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Culture crash


Sherie Holder Olutayo

Culture crash

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Most people, when they think of meeting a baroness, would automatically assume the person is of royal lineage or has married a baron.
But with Floella Benjamin, both assumptions would be totally wrong.
Floella was actually born and raised in Trinidad, moved to England when she was a little girl, where she lived, went to school, married the love of her life, Keith, raised two children, and 42 years later is still very much in love.
While her life may have some fairy-tale elements, her story is one of hard work and the success that is reaped as a result. Along with being a writer, she is an actress, broadcaster, presenter and an advocate of children’s rights.
Floella, who has authored over 30 books, has even penned one about her life: Coming To England, which is used in schools all over England as part of their curriculum.
“Sea Of Fears is my first attempt at a novel and I was inspired by a young girl I met at the Wave Hotel.
“Her parents lived in England and they decided to come back to Barbados when she was 13, and she didn’t want to come,” Floella said.
“The story is about her life in Britain, how happy she is, and the trauma she faces after relocating back here.”
Floella can relate to the character in some ways because she had to transition when moving to England.
“The story is about being different and when you’re different, people don’t always embrace you,” she said.
Writing the book became an adventure for Floelle and her husband, who worked with the local police and coast guard, to ensure that many of the accounts detailed in Sea Of Tears were accurate.
“The people at Port St Charles and the police and coast guard were so helpful. There is a scene in the book where the main character, Jasmine, steals a boat and tries to go back to England.
“At Port St Charles they took us to the route she would have taken,” Floella said.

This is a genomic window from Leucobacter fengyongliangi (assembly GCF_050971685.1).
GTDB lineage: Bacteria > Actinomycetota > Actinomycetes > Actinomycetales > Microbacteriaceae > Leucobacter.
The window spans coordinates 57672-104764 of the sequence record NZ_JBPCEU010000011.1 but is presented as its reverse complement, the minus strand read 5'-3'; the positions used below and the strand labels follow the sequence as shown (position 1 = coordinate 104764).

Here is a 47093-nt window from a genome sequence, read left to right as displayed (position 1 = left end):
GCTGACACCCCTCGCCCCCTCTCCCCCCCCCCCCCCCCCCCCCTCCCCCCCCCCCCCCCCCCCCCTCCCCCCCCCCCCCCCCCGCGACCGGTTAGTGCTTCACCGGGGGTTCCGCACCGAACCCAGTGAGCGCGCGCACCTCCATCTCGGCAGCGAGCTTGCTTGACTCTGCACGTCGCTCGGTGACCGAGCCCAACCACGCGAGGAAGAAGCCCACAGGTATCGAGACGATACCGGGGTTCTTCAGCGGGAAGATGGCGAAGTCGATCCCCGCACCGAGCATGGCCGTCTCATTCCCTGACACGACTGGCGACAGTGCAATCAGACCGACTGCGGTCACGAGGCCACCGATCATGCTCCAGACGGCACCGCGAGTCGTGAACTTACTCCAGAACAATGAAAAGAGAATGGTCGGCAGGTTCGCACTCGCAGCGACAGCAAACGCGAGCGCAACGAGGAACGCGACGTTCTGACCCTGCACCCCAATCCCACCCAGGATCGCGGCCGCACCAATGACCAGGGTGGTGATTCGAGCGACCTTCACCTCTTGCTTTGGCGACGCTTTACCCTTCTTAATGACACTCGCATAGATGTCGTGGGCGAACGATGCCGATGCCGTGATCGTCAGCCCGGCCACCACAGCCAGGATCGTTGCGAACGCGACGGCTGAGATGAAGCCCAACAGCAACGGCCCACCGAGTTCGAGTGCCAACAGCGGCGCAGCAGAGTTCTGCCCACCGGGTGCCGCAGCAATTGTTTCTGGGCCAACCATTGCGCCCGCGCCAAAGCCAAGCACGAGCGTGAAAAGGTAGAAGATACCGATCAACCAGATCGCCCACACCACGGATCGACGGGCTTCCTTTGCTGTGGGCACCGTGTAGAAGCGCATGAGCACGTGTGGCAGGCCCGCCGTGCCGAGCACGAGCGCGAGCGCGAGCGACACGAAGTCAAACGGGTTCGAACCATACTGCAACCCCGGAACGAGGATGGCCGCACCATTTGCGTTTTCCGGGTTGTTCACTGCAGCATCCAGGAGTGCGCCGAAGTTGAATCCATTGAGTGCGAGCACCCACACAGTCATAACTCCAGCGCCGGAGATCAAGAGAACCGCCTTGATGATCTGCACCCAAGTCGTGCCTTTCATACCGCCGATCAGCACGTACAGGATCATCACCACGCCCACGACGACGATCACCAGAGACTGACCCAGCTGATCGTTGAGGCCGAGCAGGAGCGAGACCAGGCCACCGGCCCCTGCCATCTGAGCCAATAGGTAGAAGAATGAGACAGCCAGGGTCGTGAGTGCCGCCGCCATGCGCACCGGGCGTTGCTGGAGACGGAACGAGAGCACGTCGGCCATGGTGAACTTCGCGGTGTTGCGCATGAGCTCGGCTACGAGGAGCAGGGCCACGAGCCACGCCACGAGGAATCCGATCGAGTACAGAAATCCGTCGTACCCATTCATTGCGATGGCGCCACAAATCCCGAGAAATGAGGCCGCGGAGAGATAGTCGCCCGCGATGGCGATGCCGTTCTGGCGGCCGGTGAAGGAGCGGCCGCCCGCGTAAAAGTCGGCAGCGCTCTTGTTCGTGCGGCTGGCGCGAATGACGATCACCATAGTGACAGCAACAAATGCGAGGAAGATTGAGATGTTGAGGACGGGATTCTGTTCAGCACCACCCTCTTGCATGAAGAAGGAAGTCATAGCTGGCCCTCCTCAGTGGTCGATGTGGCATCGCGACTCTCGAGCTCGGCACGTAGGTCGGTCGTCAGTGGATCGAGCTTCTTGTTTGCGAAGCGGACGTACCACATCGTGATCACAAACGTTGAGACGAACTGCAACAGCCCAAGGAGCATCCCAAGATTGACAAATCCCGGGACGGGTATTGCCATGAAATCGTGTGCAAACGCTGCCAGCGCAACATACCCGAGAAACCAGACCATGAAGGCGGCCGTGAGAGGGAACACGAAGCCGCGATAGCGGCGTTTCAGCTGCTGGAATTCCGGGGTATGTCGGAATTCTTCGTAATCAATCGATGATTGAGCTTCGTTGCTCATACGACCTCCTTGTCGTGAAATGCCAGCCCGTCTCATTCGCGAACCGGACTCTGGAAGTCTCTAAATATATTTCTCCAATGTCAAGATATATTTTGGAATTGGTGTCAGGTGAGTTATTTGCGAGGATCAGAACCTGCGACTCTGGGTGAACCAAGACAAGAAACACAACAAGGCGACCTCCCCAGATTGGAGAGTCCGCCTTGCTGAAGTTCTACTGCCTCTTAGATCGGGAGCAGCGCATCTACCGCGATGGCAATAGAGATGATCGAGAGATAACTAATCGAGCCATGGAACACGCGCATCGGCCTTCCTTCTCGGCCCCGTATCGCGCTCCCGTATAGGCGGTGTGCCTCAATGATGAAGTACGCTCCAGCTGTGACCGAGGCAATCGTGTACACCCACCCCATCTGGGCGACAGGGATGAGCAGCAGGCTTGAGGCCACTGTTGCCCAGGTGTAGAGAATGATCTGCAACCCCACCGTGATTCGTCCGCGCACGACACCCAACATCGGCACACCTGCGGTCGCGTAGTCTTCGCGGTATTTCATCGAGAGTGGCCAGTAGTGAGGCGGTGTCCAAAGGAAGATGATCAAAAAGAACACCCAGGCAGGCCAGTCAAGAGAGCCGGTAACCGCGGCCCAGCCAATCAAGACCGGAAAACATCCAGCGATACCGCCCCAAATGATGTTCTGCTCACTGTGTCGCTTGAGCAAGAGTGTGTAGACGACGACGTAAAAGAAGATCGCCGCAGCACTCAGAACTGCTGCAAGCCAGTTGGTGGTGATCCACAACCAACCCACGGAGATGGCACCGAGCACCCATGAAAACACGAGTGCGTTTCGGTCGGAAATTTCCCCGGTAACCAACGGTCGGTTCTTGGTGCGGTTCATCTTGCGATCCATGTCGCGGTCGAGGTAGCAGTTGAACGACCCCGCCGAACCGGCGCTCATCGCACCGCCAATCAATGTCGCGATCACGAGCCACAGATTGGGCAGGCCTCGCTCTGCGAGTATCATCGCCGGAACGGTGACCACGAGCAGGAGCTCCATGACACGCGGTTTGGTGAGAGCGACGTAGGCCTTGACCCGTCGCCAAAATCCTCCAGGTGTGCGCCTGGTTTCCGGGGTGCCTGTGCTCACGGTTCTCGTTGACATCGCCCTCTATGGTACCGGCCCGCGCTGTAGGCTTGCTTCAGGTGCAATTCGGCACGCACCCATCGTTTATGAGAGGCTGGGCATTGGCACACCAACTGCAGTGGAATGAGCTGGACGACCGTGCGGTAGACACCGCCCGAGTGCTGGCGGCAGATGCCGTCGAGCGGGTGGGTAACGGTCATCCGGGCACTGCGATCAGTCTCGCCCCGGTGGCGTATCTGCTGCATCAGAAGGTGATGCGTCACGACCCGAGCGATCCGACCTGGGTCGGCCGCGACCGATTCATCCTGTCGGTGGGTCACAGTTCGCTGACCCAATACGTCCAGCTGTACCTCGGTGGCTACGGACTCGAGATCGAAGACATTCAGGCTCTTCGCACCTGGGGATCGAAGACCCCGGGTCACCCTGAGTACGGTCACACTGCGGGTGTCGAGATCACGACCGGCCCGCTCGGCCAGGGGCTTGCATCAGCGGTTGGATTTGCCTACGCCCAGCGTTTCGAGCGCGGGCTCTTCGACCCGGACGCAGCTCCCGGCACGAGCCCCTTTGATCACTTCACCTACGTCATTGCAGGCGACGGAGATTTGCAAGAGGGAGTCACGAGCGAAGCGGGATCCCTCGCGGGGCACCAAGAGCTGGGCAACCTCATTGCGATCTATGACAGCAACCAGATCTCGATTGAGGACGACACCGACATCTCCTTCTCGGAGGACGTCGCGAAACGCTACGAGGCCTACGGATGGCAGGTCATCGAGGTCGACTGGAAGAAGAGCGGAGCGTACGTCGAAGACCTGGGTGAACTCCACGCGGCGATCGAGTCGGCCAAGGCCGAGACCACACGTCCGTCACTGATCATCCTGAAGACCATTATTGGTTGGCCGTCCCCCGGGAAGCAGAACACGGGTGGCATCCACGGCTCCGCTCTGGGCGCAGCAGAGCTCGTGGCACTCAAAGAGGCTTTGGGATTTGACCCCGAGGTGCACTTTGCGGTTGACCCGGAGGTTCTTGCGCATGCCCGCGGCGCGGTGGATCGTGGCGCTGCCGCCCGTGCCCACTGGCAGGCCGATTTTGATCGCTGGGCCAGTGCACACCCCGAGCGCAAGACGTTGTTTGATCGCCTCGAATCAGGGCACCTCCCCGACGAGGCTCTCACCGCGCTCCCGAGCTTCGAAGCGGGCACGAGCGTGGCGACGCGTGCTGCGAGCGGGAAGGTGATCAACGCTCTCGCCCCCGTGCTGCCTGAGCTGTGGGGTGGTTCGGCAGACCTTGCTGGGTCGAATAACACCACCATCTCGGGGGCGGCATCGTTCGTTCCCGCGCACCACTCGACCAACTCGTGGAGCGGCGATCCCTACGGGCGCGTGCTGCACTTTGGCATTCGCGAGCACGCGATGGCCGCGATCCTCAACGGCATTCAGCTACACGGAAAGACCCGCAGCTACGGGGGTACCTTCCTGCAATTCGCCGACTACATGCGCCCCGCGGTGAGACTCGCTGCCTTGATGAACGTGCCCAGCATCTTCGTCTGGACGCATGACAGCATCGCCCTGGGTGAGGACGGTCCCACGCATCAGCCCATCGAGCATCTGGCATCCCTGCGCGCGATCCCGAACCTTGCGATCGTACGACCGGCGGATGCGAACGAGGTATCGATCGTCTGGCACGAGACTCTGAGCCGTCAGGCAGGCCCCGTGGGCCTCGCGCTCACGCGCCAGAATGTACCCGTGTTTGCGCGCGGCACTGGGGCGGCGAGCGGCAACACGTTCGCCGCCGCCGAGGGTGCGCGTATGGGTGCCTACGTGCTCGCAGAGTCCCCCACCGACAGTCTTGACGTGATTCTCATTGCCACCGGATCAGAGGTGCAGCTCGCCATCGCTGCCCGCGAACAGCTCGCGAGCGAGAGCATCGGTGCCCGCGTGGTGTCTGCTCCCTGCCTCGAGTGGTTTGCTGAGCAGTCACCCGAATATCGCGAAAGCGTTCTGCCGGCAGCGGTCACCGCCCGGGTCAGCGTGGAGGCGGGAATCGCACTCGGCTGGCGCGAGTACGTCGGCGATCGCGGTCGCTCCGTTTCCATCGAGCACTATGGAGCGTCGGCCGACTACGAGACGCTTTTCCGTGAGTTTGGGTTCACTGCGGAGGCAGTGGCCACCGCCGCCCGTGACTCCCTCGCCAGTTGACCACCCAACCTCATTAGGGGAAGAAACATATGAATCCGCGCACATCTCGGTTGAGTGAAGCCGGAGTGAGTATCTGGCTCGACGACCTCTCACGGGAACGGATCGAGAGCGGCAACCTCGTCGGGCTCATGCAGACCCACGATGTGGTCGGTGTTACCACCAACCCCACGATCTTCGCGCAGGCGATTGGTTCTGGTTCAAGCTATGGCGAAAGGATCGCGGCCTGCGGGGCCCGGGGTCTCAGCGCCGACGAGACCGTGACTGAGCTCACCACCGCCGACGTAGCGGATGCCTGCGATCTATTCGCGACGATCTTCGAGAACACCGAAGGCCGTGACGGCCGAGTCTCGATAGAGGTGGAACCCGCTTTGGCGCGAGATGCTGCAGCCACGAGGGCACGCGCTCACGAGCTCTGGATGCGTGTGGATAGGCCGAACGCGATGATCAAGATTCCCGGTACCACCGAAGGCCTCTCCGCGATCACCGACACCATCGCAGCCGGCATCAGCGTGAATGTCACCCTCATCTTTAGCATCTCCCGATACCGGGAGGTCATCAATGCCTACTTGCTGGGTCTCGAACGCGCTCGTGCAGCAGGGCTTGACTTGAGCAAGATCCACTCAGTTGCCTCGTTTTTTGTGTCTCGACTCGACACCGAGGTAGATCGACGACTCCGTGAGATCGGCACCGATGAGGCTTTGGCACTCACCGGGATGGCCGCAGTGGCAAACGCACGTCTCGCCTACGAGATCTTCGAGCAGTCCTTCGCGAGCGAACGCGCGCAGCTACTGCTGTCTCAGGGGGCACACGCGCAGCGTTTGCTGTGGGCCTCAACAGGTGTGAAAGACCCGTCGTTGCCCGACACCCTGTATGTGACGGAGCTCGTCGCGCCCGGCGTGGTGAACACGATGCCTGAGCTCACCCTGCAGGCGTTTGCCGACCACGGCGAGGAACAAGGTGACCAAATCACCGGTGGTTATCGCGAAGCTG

Along with being an author, Floella is politically inclined. In fact, she credits her father for inspiring that love of politics.
“My political career started generations ago. My grandfather started trade unions in Antigua because he believed people should be treated fairly,” she said.
“After he moved to Trinidad, my father tried to get a better system for the workers. I am one of six children and all of us are political in some way or another.”
Floella admits that she has always been passionate about the plight of children and has worked tirelessly in England to improve their lives.
“For the last 25 years I campaigned on behalf of children,” said Floella.
“I believe that everything we do in life affects children. I wanted government to think that way and it took me 20 years but I lobbied the last three prime ministers to have a Minister of Children to oversee the interests of children until we eventually got one.”
But her work didn’t stop there.
“I campaigned to have seat belts in buses for children. I campaigned for book publishers to have black, Asian and Chinese children in picture books and reflect the society in which we live,” Floella said.
“The publishers have responded positively and there is a significant change in their approach.
While she has made great strides, there is one accomplishment she is particularly proud of.
“Two years ago I was asked by [England’s Deputy Prime Minister] Nick Clegg if I would consider giving them the honour of being named a baroness,” she said.
“He said ‘we love your work on the behalf of children’.”
For Floella, this honour is the culmination of her life’s work on the behalf of children.
“I’ve always stood up for what I believed all my life,” she said passionately.  
“When you see the challenges and barriers I’ve faced from the time I came to Britain, the more I succeed, [the more] the same people who put the barriers there have to come and ask for forgiveness.”

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